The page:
Everything you want to know about influenza

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Click on any of the vocabulary words below to hear them pronounced and used in a sentence.

speaker    antibody
Definition: A glycoprotein produced in response to an antigen, such as a bacteria. Antibodies defend the body by destroying or weakening bacteria.
Context: Antibodies have the ability to combine with the antigen that stimulated their production.

speaker    antigen
Definition: A foreign substance (usually a protein) to which lymphocytes respond.
Context: Antigen is short for anti body gen erator.

speaker    immune response
Definition: The response of the body when it comes into contact with an antigen that leads to the formation of antibodies and sensitized lymphocytes.
Context: The immune response takes place when foreign proteins called antigens cause the production of antibodies.

speaker    inflammation
Definition: The pain, heat, and swelling of an injured area; acts to clear an area of infecting microbes and dead tissue cells so that tissue repair can begin.
Context: Inflammation refers to a localized protective response to tissue injury or destruction.

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This lesson plan may be used to address the academic standards listed below. These standards are drawn from Content Knowledge: A Compendium of Standards and Benchmarks for K-12 Education: 2nd Edition and have been provided courtesy of theMid-continent Research for Education and Learningin Aurora, Colorado.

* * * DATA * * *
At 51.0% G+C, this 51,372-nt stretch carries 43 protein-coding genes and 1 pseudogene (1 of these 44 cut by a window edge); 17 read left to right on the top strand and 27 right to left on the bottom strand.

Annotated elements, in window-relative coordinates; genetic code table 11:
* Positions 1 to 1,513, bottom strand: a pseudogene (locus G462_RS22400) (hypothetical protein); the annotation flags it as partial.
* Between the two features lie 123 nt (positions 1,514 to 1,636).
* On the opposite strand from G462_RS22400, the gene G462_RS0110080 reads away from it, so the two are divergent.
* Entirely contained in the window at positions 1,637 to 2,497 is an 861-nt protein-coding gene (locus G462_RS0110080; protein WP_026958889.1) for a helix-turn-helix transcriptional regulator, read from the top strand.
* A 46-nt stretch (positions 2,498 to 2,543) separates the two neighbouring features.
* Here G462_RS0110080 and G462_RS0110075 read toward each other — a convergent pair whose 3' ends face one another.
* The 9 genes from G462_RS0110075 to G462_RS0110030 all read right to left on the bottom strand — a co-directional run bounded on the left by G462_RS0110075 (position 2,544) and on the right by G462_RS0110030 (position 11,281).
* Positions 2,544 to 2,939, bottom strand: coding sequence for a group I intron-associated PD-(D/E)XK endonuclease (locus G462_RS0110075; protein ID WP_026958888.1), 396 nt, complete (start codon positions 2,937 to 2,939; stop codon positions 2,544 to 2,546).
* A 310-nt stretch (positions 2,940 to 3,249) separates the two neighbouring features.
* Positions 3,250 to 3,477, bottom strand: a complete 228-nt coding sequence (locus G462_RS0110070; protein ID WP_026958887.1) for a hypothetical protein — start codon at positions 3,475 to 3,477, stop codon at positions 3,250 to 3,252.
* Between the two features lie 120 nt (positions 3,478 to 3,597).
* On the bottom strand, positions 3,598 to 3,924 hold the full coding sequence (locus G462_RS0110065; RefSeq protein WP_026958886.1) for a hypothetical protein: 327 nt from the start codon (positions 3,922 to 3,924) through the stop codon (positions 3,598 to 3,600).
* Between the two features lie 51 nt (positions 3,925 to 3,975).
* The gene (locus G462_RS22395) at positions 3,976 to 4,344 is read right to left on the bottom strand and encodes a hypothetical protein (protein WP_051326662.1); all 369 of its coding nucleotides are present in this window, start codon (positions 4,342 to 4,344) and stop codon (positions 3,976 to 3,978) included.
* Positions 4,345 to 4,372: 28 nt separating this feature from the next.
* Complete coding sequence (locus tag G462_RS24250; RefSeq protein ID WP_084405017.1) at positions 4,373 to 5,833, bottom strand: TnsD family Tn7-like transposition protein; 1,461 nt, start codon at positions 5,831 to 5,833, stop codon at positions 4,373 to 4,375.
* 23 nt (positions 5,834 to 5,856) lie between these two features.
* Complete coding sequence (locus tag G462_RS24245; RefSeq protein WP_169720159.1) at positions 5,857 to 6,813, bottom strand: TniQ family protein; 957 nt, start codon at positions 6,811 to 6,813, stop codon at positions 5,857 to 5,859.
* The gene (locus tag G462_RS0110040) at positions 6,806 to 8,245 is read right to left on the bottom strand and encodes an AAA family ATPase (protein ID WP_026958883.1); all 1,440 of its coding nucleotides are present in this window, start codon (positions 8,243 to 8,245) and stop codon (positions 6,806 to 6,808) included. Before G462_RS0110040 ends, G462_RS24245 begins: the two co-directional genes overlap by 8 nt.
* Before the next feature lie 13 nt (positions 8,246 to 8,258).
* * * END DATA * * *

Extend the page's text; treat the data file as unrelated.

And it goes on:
Grade level: 9-12
Subject area: Science
Knows the general structure and functions of cells.
Knows that a concentrated mixture of thousands of different molecules within the cell form a variety of specialized structures that carry out such cell functions as energy production, transport of molecules, and the storage of genetic material.
Benchmark: Knows that cell functions are regulated; regulation of cells occurs both through changes in the activity of the functions performed by proteins and the selective expression of individual genes, allowing cells to respond to their environment and to control and coordinate the synthesis and breakdown of specific molecules, cell growth, and division.

Grade level: 9-12
Subject area: Health
Knows essential concepts about the prevention and control of disease.
Understands how the immune system functions to prevent or combat disease.

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Lisa Lyle Wu, biology teacher, Thomas Jefferson High School for Science and Technology in Alexandria, Va., and education specialist, National Museum of Natural History, Smithsonian Institution.